How Paul Ryan’s Budget Paves the Way for Another Financial Crisis

Representative Paul Ryan released his budget blueprint this week, and fans of his work were no doubt pleased: it called for $5 trillion in spending cuts over the next decade, focused heavily on domestic, non-military spending. Safety net programs like Medicaid and food stamps would face savage cuts, and the Affordable Health Care Act would be repealed entirely. Meanwhile, both corporate and individual tax rates would be lowered. It is easy to make the case that the rich get richer and the poor get poorer under Ryan’s so-called “Path to Prosperity” plan: one needs only to look at the literally trillions cut from Medicaid and food stamps while the rich pay much less in taxes. But it’s important to refine that point and note that the financial sector in particular gets many special favors in the Ryan plan. After all, it is one of Ryan’s leading benefactors and he can even be spotted sipping $350 bottles of wine with industry leaders from time to time. And his budget is no doubt a path to prosperity for them. Moreover, in three crucial ways Ryan’s budget not only gives Wall Street more leeway to act recklessly, but makes it more likely that average Americans face the consequences. Cutting the Securities and Exchange Commission budget: Already, the head of the SEC is complaining that her agency’s budget is not nearly adequate to police the country’s massive financial sector. In a speech earlier this year at SEC headquarters, director Mary Jo White said, “our funding falls significantly short of the level we need to fulfill our mission to investors, companies and the markets.” The SEC has only 4,200 employees, but must regulate eighteen different stock exchanges and over 25,000 different market participants—and the agency’s responsibilities are growing thanks to new mandates from the Dodd-Frank financial reform legislation. Ryan has a much different take in his budget: he thinks the SEC is just Continue Reading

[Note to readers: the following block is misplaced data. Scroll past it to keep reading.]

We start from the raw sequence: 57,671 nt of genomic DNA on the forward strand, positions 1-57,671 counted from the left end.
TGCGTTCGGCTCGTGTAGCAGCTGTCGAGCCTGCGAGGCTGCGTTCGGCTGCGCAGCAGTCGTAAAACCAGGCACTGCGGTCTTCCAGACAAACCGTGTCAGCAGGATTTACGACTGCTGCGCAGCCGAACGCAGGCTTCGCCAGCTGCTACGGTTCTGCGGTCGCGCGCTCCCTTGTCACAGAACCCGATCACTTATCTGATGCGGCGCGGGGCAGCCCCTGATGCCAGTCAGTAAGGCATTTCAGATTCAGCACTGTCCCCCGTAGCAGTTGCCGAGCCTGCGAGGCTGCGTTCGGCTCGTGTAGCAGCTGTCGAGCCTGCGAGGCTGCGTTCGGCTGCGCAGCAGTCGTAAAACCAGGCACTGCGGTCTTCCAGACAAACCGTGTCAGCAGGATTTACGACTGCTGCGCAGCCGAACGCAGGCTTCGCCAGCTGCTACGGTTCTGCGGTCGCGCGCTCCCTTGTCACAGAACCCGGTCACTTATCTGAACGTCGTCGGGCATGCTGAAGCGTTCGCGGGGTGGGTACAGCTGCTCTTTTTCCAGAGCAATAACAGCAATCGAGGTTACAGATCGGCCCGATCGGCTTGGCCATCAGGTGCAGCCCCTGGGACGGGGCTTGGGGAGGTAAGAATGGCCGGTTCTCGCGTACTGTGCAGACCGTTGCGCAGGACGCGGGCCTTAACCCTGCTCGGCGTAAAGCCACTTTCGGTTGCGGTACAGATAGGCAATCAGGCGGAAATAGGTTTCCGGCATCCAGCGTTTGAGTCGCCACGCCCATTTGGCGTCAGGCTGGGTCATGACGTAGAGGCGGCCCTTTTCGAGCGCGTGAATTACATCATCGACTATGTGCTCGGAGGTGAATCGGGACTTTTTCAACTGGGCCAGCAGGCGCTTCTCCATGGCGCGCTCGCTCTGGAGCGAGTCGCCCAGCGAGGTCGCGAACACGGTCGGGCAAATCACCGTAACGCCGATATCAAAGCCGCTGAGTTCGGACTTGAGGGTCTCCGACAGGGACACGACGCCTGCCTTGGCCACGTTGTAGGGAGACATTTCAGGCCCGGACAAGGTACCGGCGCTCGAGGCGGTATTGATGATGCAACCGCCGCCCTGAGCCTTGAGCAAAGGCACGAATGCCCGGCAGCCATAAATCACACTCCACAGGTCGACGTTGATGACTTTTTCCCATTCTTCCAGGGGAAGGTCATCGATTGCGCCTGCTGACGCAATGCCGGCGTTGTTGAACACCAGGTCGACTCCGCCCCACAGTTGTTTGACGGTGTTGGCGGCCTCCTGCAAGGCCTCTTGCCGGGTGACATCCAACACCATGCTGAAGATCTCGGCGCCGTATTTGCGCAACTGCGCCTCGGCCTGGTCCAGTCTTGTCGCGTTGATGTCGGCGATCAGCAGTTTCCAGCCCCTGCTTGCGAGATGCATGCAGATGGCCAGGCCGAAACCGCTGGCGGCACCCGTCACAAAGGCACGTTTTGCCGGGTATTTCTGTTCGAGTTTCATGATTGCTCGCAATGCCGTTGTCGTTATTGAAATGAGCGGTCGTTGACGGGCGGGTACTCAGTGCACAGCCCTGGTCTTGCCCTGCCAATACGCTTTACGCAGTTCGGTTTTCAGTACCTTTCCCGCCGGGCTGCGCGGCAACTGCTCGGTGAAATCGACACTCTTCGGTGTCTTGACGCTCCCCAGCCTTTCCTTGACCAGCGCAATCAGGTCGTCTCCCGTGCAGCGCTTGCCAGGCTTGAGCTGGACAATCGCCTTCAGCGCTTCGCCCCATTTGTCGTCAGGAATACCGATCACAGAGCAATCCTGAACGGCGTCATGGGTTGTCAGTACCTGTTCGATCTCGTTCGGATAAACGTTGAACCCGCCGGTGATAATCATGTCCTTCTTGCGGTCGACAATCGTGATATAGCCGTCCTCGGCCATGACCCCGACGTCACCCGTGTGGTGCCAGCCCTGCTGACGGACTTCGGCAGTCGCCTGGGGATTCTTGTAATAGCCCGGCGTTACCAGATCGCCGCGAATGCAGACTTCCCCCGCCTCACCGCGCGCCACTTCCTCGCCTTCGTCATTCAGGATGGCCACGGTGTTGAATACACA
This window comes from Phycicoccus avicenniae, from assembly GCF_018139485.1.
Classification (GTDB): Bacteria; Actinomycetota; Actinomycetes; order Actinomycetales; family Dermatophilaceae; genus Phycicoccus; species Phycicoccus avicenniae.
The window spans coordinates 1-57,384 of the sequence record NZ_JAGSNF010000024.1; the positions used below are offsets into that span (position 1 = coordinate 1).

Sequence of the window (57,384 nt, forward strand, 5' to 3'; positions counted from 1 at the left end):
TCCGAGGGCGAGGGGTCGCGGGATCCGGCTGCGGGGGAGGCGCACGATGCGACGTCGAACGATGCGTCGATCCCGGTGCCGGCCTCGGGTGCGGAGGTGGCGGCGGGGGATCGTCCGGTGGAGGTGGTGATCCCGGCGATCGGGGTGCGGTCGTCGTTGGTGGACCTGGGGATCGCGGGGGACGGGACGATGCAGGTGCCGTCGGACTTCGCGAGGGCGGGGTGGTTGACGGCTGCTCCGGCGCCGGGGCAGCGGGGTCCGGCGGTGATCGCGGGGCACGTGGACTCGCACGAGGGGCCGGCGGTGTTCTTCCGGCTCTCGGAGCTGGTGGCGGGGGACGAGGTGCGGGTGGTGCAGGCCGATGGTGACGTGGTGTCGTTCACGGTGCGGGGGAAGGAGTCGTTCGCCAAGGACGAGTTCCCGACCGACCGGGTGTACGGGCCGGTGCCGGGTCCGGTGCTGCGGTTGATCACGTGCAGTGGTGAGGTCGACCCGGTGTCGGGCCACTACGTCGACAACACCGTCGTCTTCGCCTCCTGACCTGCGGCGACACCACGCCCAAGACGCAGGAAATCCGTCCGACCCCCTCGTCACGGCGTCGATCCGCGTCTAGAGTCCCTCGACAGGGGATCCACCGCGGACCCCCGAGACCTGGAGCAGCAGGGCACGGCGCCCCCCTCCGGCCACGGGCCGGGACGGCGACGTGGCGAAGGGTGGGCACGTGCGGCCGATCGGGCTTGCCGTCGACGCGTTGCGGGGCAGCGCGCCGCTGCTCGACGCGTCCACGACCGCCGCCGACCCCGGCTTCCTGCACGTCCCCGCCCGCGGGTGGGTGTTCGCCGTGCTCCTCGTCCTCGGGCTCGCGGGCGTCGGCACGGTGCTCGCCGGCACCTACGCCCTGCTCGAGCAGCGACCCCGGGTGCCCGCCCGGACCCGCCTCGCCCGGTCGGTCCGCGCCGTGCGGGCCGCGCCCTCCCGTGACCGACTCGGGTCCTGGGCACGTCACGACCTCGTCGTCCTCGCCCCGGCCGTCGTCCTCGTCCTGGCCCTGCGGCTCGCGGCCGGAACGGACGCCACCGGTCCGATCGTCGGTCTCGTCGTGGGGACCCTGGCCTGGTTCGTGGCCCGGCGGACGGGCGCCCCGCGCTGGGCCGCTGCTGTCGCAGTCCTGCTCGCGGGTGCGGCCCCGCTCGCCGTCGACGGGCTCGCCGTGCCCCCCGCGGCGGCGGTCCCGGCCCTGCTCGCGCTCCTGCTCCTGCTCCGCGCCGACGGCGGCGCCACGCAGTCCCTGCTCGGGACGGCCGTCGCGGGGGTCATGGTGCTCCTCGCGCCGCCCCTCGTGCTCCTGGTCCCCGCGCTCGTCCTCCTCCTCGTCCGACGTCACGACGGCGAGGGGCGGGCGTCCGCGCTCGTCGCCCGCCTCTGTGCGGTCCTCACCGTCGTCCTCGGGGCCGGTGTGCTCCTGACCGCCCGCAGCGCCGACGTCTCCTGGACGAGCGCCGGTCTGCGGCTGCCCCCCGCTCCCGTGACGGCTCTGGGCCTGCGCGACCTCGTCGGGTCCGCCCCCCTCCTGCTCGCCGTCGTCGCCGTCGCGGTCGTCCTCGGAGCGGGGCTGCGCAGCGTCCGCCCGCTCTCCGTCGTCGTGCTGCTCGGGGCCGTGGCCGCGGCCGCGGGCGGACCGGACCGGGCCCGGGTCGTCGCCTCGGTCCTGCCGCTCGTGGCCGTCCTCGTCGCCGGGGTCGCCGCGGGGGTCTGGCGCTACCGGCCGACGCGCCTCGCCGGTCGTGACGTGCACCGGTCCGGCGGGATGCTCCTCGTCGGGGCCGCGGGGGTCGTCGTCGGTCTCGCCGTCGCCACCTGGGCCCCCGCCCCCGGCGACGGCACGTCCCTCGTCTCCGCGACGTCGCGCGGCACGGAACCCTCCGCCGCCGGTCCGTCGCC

Paul Ryan Doesn’t Follow Ayn Rand on Civil Liberties

Throughout his career Representative Paul Ryan (R-WI) has proudly touted the influence of philosopher Ayn Rand on his political beliefs. Rand’s most devoted followers are returning the favor. “I think the announcement is great news,” Aaron Day, the CEO of the Atlas Society, an organization dedicated to promoting Rand’s Objectivist philosophy, told POLITICO in an email. “The influence of Rand on Ryan as it relates to the role and nature of government is a huge step forward for the liberty movement. Ryan highlighted the principles of liberty, freedom, free enterprise, and self-determination (all consistent with Ayn Rand’s philosophy).” This, alas, is false. It is true that Ryan, like his mentor Jack Kemp, subscribes to Rand’s heartless belief in refusing to aid the less fortunate. But Ryan does not share any of Rand’s commitments to freedom, other than the freedom to be selfish. The American Civil Liberties Union (ACLU) issued a report on the Republican vice-presidential contenders. Ryan’s record is just as bad as the others’, and his running mate’s. Writing in the Huffington Post, ACLU president Anthony Romero observed, “There’s no constitutional daylight between Ryan’s civil liberties positions and Romney’s and that means a pall of darkness over our Constitution and the rights it guarantees.” Here are some examples: -§ Immigration: Libertarians believe in open borders, but Paul Ryan doesn’t. Ryan opposes the DREAM Act and he voted in favor of building a fence along the US border with Mexico. -§ Gay rights: Ryan has voted in favor of amending the US Constitution to ban gay marriage. He supported banning gay marriage in Wisconsin and opposed letting gay soldiers serve openly in the military. It is impossible to support individual freedom and limited government while trying to amend the Constitution to take away the rights of consenting Continue Reading